Goodbye, Columbus by Philip Roth

In this novella, Roth manages to capture the feeling of ennui during summertime. Neil Klugman of the working-class neighborhood of Newark, New Jersey, starts a dalliance with Brenda Patimkin, a rich and pretty girl from the Short Hills. The story explores themes of classism and the differences in Jewish identities, as well as how those factors of tension affect their private world.

Neil and Brenda’s fling isn’t a long-term stable relationship, nor is it a “no strings attached” arrangement, but it definitely exists somewhere between that. Their mutual recklessness, trivial arguments, and defiance of Jewish tradition by having sex before marriage are all results of restless ennui; the feeling that there will be no consequences, as nothing is happening unless you make it so.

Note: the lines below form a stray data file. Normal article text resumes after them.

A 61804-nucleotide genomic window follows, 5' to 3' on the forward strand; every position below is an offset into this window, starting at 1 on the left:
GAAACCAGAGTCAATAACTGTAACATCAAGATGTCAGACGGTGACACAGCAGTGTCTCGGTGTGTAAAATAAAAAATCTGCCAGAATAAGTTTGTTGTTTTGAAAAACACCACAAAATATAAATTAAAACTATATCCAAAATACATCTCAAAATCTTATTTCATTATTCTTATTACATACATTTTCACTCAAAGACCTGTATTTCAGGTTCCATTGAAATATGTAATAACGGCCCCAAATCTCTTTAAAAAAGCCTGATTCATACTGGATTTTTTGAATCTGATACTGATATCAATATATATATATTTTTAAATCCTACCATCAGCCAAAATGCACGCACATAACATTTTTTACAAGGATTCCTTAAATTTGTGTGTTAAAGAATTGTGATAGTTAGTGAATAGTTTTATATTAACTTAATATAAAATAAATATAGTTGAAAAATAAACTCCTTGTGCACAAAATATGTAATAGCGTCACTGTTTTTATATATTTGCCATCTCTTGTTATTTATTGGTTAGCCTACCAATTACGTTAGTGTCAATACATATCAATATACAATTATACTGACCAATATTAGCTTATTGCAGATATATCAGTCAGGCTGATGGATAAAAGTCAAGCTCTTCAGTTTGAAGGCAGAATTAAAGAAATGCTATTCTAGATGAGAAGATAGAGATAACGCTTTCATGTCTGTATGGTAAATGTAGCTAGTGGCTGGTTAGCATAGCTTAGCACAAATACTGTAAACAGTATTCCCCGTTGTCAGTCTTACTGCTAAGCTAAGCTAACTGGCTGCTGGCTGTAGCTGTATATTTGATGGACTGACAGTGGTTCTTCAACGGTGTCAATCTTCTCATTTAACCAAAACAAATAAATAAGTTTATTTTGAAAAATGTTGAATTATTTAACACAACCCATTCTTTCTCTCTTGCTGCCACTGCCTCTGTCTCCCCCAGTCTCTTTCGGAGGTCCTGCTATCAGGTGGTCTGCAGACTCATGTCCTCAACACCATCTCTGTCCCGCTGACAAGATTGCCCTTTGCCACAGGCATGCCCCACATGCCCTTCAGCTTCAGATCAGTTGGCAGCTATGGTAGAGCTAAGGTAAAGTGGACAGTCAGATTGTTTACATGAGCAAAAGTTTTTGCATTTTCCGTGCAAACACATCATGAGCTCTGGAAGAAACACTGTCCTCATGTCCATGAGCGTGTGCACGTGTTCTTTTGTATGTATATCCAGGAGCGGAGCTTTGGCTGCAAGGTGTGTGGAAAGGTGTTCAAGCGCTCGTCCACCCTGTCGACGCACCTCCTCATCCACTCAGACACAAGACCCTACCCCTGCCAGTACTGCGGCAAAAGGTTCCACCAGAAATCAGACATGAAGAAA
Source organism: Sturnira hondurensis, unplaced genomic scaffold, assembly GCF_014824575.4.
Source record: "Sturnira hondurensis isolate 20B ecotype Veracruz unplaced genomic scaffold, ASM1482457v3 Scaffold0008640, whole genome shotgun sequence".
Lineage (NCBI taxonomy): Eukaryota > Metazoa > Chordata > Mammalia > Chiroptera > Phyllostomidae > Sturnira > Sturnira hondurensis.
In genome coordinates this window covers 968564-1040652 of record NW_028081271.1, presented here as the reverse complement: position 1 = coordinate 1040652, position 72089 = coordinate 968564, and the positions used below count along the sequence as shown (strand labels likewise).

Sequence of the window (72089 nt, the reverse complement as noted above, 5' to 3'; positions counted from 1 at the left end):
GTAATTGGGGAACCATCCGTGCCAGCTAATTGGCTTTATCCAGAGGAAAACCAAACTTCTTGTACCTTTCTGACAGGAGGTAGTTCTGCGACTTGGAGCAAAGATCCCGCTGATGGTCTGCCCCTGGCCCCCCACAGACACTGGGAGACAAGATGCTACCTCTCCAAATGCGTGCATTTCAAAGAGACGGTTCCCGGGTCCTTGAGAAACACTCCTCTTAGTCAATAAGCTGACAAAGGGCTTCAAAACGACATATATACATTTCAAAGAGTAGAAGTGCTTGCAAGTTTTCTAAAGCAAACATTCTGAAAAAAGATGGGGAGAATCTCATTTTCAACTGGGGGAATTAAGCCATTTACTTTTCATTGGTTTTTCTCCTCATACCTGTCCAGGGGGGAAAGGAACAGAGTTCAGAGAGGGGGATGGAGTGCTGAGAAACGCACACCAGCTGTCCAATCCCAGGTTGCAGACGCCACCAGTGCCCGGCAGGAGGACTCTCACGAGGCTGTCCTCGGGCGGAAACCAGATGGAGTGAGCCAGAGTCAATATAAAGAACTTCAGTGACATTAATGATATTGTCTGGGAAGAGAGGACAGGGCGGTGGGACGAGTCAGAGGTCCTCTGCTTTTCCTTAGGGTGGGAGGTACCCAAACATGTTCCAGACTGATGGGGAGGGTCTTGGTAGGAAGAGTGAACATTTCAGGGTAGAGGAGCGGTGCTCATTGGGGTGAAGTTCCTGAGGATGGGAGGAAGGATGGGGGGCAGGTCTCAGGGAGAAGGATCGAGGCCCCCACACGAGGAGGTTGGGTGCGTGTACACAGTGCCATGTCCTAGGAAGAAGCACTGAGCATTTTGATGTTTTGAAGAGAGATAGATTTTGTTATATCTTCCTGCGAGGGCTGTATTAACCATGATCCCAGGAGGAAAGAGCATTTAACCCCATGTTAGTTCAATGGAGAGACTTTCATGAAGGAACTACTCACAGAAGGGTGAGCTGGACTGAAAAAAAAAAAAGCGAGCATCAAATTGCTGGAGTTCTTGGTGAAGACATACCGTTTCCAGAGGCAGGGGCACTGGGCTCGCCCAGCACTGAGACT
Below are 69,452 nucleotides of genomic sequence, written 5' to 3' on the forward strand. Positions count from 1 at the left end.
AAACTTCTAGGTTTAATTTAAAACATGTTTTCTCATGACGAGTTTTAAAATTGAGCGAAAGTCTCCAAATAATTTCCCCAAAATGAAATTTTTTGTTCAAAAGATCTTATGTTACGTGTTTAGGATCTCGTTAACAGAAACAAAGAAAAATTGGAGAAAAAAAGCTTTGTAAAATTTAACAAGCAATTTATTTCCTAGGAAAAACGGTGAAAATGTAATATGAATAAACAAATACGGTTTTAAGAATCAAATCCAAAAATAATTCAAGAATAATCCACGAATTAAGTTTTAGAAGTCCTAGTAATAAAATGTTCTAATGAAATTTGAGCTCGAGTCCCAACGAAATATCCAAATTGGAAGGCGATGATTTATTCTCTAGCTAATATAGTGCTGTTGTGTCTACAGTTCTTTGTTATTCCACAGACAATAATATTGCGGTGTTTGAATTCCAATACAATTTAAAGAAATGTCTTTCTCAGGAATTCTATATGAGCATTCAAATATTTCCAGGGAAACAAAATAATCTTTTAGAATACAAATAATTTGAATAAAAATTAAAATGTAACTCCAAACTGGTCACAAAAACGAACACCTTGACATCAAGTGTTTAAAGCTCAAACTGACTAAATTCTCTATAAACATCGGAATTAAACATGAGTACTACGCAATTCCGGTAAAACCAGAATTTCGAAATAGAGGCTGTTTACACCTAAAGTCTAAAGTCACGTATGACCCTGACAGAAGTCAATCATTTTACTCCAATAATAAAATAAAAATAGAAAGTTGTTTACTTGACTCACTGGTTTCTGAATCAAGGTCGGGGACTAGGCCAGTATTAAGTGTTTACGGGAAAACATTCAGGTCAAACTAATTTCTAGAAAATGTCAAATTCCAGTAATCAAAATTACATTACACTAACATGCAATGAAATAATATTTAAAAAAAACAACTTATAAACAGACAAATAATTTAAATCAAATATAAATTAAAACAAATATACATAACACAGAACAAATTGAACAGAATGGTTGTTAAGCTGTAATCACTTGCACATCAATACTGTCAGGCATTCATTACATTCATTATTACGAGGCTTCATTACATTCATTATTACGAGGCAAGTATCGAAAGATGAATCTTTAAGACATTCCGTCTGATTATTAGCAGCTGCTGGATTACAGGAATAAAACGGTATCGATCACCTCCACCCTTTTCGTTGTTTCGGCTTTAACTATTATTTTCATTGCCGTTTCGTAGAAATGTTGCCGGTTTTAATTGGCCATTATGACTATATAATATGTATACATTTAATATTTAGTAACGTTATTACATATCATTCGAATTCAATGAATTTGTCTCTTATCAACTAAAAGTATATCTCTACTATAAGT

The Girls by Emma Cline

Fourteen-year-old Evie Boyd’s coming of age is binding to the hot and sultry summer in which the siren’s call of the Manson Family beckons out to her. Through teenage rebellion and sexual impulse, Evie is mixed in the intrigue of Suzanne, an exciting older girl who belongs to the cult. Evie begins to neglect her suburban existence and starts spending more and more time in the communes of the cult.

It is clear that Cline’s strength lies in the sensory details of her setting; details that are gorgeous and intricate enough as to completely draw the reader into Evie’s dangerous world. It is a world that could only exist in the blank space of summer, where the mundane routine of daily life fades into the background. By constructing Evie’s coming of age in this period, the reader gets a sense that her newfound identity is directly tied into summer.